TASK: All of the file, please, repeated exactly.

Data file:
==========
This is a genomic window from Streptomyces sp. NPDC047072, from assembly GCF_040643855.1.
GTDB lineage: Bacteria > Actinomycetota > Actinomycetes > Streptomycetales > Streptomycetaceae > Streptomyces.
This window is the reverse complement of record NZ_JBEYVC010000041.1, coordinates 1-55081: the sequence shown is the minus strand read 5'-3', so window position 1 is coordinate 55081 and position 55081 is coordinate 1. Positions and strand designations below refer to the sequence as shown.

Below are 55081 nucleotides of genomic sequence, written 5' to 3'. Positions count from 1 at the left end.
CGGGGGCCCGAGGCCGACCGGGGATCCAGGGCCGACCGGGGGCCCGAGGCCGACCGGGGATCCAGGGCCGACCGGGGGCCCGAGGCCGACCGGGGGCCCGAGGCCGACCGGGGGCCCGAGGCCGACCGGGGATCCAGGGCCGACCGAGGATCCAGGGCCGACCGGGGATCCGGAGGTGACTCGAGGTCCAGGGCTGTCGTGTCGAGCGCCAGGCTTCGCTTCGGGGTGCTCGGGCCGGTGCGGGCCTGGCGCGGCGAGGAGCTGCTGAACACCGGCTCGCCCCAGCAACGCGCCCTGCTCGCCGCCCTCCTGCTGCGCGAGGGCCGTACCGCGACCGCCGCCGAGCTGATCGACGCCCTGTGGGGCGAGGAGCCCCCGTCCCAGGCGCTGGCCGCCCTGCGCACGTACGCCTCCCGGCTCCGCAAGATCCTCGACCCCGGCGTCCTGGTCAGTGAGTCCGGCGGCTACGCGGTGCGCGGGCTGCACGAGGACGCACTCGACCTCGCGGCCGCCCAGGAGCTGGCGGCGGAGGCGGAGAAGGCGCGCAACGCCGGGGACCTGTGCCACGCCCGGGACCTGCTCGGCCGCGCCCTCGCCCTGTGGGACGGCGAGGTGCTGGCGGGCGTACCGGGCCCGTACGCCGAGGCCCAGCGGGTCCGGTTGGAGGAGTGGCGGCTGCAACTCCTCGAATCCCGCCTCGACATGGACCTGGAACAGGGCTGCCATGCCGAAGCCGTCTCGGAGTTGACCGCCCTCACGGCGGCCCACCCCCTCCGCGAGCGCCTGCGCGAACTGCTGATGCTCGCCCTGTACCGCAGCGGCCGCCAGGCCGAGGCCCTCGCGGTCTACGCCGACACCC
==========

This is a genomic window from Streptomyces sp. NPDC047072, from assembly GCF_040643855.1.
GTDB lineage: Bacteria > Actinomycetota > Actinomycetes > Streptomycetales > Streptomycetaceae > Streptomyces.
This window is the reverse complement of record NZ_JBEYVC010000041.1, coordinates 1-55081: the sequence shown is the minus strand read 5'-3', so window position 1 is coordinate 55081 and position 55081 is coordinate 1. Positions and strand designations below refer to the sequence as shown.

Below are 55081 nucleotides of genomic sequence, written 5' to 3'. Positions count from 1 at the left end.
CGGGGGCCCGAGGCCGACCGGGGATCCAGGGCCGACCGGGGGCCCGAGGCCGACCGGGGATCCAGGGCCGACCGGGGGCCCGAGGCCGACCGGGGGCCCGAGGCCGACCGGGGGCCCGAGGCCGACCGGGGATCCAGGGCCGACCGAGGATCCAGGGCCGACCGGGGATCCGGAGGTGACTCGAGGTCCAGGGCTGTCGTGTCGAGCGCCAGGCTTCGCTTCGGGGTGCTCGGGCCGGTGCGGGCCTGGCGCGGCGAGGAGCTGCTGAACACCGGCTCGCCCCAGCAACGCGCCCTGCTCGCCGCCCTCCTGCTGCGCGAGGGCCGTACCGCGACCGCCGCCGAGCTGATCGACGCCCTGTGGGGCGAGGAGCCCCCGTCCCAGGCGCTGGCCGCCCTGCGCACGTACGCCTCCCGGCTCCGCAAGATCCTCGACCCCGGCGTCCTGGTCAGTGAGTCCGGCGGCTACGCGGTGCGCGGGCTGCACGAGGACGCACTCGACCTCGCGGCCGCCCAGGAGCTGGCGGCGGAGGCGGAGAAGGCGCGCAACGCCGGGGACCTGTGCCACGCCCGGGACCTGCTCGGCCGCGCCCTCGCCCTGTGGGACGGCGAGGTGCTGGCGGGCGTACCGGGCCCGTACGCCGAGGCCCAGCGGGTCCGGTTGGAGGAGTGGCGGCTGCAACTCCTCGAATCCCGCCTCGACATGGACCTGGAACAGGGCTGCCATGCCGAAGCCGTCTCGGAGTTGACCGCCCTCACGGCGGCCCACCCCCTCCGCGAGCGCCTGCGCGAACTGCTGATGCTCGCCCTGTACCGCAGCGGCCGCCAGGCCGAGGCCCTCGCGGTCTACGCCGACACCC